Crown Resorts is already warning investors that it will report an operating loss in its 2021 fiscal year, which ended June 30, 2021. The Australian casino company plans to release the full-year fiscal results on August 30.
Damaged by COVID-19, as well as regulatory inquiries into its businesses by two states in Australia, Crown says the 2021 fiscal year was a bust. In a release filed with the Australian Stock Exchange, Crown reveals that earnings before interest, taxes, depreciation, and amortization (EBITDA) will be approximately $240 million to $250 million. But that isn’t enough cash flow to offset the company’s liabilities.
Crown said it “expects to record a statutory loss after tax” for the full-year fiscal 2021. The company explained that it paid off $450 million in financing its $1.7 billion Crown Sydney integrated resort, but retains some $900 million of debt on its balance sheet.
Inquiries Cause Uncertainty
Crown Resorts in February was deemed unsuitable to hold a casino license in New South Wales (NSW). A more than year-long inquiry into the company conducted by the NSW Independent Liquor and Gaming Authority found that Crown routinely failed to adhere to anti-money laundering regulations, had alleged links to criminal networks, and did not prevent known problem gamblers from accessing its casino floors in Melbourne and Perth.
The NSW decision led to officials in Victoria opening its own inquiry into Crown Resorts. Since that royal commission was formed in May, Crown stock has plunged 11 percent.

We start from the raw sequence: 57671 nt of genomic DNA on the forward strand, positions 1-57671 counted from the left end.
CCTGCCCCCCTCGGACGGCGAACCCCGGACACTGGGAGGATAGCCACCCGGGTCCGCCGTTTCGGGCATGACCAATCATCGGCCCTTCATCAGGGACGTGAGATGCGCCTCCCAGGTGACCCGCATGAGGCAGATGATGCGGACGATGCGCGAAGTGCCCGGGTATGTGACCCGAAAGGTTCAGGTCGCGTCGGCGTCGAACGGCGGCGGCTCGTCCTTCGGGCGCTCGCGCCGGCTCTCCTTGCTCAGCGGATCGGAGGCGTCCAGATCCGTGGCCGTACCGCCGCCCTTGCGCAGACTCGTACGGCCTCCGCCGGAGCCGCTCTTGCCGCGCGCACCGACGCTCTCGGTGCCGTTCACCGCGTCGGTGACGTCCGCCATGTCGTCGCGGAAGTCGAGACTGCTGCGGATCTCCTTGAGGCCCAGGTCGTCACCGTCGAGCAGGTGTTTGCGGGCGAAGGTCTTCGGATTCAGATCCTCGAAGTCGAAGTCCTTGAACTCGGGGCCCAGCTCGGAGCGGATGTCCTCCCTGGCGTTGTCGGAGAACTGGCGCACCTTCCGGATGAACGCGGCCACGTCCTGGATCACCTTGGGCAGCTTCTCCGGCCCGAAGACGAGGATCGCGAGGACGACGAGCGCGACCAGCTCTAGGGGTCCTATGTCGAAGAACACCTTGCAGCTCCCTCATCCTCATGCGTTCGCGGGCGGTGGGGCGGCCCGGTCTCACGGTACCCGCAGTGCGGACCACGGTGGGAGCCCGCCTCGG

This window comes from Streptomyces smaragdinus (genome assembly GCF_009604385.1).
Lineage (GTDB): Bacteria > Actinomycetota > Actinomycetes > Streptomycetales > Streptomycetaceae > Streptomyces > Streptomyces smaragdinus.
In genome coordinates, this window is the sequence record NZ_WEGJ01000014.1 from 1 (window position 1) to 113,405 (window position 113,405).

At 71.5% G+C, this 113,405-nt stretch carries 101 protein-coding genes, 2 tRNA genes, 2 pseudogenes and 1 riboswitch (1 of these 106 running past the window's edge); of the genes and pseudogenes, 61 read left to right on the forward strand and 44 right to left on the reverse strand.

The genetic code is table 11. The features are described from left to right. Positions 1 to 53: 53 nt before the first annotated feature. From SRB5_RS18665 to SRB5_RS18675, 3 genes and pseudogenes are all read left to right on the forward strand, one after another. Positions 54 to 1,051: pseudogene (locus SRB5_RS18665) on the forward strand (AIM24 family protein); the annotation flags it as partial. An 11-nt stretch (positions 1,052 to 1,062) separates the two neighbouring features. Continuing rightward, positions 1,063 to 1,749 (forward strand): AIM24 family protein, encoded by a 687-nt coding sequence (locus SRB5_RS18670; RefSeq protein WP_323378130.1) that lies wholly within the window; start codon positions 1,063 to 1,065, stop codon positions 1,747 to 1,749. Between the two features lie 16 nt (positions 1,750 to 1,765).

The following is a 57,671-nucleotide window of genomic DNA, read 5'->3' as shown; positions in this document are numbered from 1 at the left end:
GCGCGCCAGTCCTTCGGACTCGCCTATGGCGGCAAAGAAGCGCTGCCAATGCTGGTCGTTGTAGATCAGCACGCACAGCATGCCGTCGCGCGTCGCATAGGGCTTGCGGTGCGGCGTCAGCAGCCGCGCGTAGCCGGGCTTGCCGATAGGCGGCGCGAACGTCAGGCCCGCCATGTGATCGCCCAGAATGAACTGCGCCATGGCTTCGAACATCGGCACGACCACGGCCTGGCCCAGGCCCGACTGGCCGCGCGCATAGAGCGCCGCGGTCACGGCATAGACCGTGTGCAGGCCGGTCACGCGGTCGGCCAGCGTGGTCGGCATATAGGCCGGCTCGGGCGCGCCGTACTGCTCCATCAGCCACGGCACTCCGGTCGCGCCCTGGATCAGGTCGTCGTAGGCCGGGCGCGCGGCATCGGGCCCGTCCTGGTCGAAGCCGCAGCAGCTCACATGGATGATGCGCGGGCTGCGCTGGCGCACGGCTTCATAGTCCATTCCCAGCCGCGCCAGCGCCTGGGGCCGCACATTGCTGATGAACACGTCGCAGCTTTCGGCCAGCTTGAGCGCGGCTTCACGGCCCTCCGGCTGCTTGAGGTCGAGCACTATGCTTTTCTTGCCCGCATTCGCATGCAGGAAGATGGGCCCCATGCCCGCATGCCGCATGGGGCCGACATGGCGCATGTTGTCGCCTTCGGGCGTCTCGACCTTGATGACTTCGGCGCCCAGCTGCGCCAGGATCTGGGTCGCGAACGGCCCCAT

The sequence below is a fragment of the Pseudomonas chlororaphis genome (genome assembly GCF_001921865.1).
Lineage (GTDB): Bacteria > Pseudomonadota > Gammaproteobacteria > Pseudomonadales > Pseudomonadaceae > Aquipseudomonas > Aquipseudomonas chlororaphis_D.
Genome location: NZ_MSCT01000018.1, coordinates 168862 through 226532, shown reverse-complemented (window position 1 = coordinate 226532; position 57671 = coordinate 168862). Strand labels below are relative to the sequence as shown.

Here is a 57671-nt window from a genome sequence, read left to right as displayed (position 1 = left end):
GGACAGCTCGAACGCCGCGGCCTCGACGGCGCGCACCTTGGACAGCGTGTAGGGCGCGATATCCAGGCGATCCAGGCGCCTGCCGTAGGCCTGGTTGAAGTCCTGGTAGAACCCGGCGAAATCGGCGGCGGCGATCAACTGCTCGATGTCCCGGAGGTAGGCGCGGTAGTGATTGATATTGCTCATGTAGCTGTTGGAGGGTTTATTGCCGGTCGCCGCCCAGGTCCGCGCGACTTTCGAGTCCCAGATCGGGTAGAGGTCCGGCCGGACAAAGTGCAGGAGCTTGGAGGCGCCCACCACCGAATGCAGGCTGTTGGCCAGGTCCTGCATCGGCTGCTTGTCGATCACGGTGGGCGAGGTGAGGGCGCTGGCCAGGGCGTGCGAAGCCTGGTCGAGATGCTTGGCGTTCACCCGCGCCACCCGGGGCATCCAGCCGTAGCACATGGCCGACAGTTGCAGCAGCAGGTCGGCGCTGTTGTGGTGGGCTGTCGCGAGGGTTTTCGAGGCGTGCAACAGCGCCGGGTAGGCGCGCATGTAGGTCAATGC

In its securities filing today, Crown highlighted key factors that will impact its 2022 financial year.
Crown says potential operating restrictions and closures related to COVID-19 continues to threaten its business. The company also points to its player review of “its top-end local players” that is resulting in “the exit of a number of customer relationships.”
Finally, Crown says the outcome of the regulatory probe in Victoria has potential serious repercussions.
Crown is the subject of a number of regulatory processes. The outcome of those regulatory processes may potentially impact Crown’s financial performance,” the release stated.
“Crown also expects to incur increased corporate costs throughout the 2022 financial year, including legal, consulting, and associated costs, whilst these regulatory and any resulting processes continue,” the company added.
The casino giant also explained that it’s bringing on 70 full-time employees who will be assigned to the company’s Financial Crime & Compliance and Responsible Gaming departments.
Commissioner Ray Finkelstein is leading the Crown Resorts inquiry in Victoria. The former federal court judge will decide whether Crown qualifies to continue operating its Crown Melbourne casino.
Finkelstein isn’t happy as to what he’s learned so far in the suitability review.
I see evidence of misconduct or unacceptable behavior from people high-up and low down and in-between,” Finkelstein said today, as the inquiry begins its final week of hearings.
“Wherever I look, I see not just bad conduct, but illegal conduct, improper conduct, unacceptable conduct — and it permeates the whole organization,” he concluded.
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